United States District Court, D. Massachusetts
MEMORANDUM AND ORDER
Talwani, United States District Judge.
the court is Defendant's Motion for
Reconsideration [#29]. For the following reasons,
Defendant's motion is DENIED.
Tommy Cook (“Cook” or Plaintiff) filed this
action seeking review of the final decision of the Acting
Commissioner of Social Security (“Commissioner”
or Defendant) denying Cook's application for Disability
Insurance Benefits (“DIB”). The court denied the
Commissioner's Motion for Order Affirming
Decision [#17] and allowed Plaintiff's Motion
for Summary Judgment [#13] to the extent it sought
remand for a new hearing and remanded the matter to the
Social Security Administration for further proceedings
consistent with this opinion. Order [#27]. The
Commissioner has filed a Motion for Reconsideration
[#29] pursuant to Fed.R.Civ.P. 59(e).
district court may grant motions under Fed.R.Civ.P. 56(e): 1)
to correct a manifest error in law; 2) to account for newly
discovered evidence; or 3) where the court has
“patently misunderstood a party…or has made an
error not of reasoning but apprehension.” Ruiz
Rivera v. Pfizer Pharm., LLC, 521 F.3d 76, 81-82 (1st
Commissioner contends that the court made an error of
apprehension when determining that the Residual Functional
Capacity (RFC) assessment issued by the Administrative Law
Judge (ALJ) was inconsistent with the findings of Dr. Henry
Toczylowski, Plaintiff's treating orthopedic surgeon.
court found that the reviewing ALJ erred when summarizing Dr.
Toczylowski's findings as to how much weight Plaintiff
can lift up to and above his shoulder with his right
extremity. Order 2-4 [#27]. Specifically, the ALJ stated that
Dr. Toczylowski found that Plaintiff “could lift only
5-10 pounds, and only 5 pounds up to and above his
shoulder” with his right extremity. Tr.
However, Dr. Toczylowski actually reported that, while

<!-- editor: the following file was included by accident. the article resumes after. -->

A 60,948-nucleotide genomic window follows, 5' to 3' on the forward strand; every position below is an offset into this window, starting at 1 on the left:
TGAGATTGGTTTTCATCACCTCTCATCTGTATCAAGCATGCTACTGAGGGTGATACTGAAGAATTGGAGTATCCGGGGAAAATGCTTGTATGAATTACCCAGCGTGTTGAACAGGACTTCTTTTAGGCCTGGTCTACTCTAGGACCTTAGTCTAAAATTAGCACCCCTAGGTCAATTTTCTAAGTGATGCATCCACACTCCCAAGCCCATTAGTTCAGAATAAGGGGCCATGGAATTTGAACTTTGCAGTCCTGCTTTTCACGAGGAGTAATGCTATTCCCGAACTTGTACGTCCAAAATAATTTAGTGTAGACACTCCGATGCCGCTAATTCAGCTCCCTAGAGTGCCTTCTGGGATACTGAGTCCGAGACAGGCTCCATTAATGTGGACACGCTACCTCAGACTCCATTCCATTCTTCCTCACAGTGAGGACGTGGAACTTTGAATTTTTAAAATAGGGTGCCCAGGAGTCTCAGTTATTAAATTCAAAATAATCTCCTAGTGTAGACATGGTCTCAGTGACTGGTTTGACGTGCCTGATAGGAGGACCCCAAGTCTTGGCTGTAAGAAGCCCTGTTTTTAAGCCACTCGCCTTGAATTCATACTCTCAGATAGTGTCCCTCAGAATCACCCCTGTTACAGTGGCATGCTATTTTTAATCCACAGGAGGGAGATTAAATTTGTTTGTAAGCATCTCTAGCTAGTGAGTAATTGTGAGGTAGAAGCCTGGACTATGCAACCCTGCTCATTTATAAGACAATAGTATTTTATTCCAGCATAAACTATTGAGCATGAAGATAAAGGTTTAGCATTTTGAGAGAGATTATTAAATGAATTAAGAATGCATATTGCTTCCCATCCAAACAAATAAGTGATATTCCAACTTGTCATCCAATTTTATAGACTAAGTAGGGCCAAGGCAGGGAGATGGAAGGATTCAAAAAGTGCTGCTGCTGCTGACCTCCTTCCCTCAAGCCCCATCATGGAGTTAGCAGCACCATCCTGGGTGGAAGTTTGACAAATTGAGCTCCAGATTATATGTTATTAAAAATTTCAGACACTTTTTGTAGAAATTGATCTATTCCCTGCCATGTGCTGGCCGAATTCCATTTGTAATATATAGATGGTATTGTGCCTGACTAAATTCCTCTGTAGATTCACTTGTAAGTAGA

Plaintiff can lift 5-10 pounds with his right extremity,
“up to and above the shoulder he is unable to lift 5
pounds with an extended arm in front of him.” Tr. 515;
see also Mem. in Supp. of Def.'s Mot. To Affirm
Commissioner's Dec. 13 [#18] (acknowledging discrepancy).
In addition, Dr. Toczylowski wrote that Plaintiff “has
minimal lifting capacity at shoulder level and virtually no
significant lifting capacity above shoulder level” for
both arms. Tr. 516.
light of this error by the ALJ, the court found that the
ALJ's RFC was inconsistent with Dr. Toczylowski's
opinion. The ALJ stated that Plaintiff “had the
residual functional capacity to perform light work as defined
in 20 CFR. 404.1567(b) except that lifting and/or carrying is
limited to his left upper extremity although his right
dominant arm can be used for support but not above shoulder
level.” Tr. 31 (emphasis added). Noting the
discrepancy between Dr. Toczylowski's reported
limitations on Plaintiff's ability to use his right arm
and the ALJ's finding on Plaintiff's ability to use
his right arm “for support, ” the court turned to
determining whether this error was harmless, as the
Commissioner argued or if it was sufficient to merit summary
judgment and remand. Order 4 [#27].
contends that the court erred in finding an inconsistency
between Dr. Toczylowski's opinion and the ALJ's RFC.
Def.'s Mem. in Supp. of Def.'s Mot. for Recons. 2-3
[#30]. The Commissioner focuses on Dr. Toczylowski's
caveat that Plaintiff's minimal lifting capacity up to
and above the shoulder is “with an extended arm in
front of him.” Id. 2 [#2]. Defendant argues
that based on Dr. Toczylowski's caveat that Plaintiff
could not lift weight up to and above his shoulder
“with his right arm extended, ” the ALJ was
justified in finding that Plaintiff can use his right arm as
support when his left arm is lifting. Id. 2-3. As
illustration, the Commissioner states that “the right
arm must bend to be able to hold the left arm, ”
meaning that the right arm will never be extended in front of
Plaintiff and therefore will be able to support more weight.
Commissioner's argument ignores the likelihood that the
“support” in lifting would involve
“support” in lifting an object, rather than
support in lifting the left arm. For example, if a worker
needs to lift a 20 pound package from the floor to a table,
the hand of the supporting right arm is likely to be placed
on or under the package (and thus, extended in front of the
worker), not on the left arm. For this reason, the
limitations on lifting with an extended arm are directly at
issue. In light of Dr. Toczylowski's opinion about the
severe limitations of Plaintiff's ability to use an
extended right arm and the ALJ's mistaken assessment that
Plaintiff could lift 5 pounds with his extended right arm,
the ALJ failed to properly explain his conclusion that
Plaintiff was able to use his right arm as support. Order 5-6
[#27]. See also Rose v. Shalala, 34 F.3d 13, 19 (1st
Cir. 1994) (reinforcing reviewing court's duty to
determine whether an ALJ's finding is supported by
Defendant's Motion for ...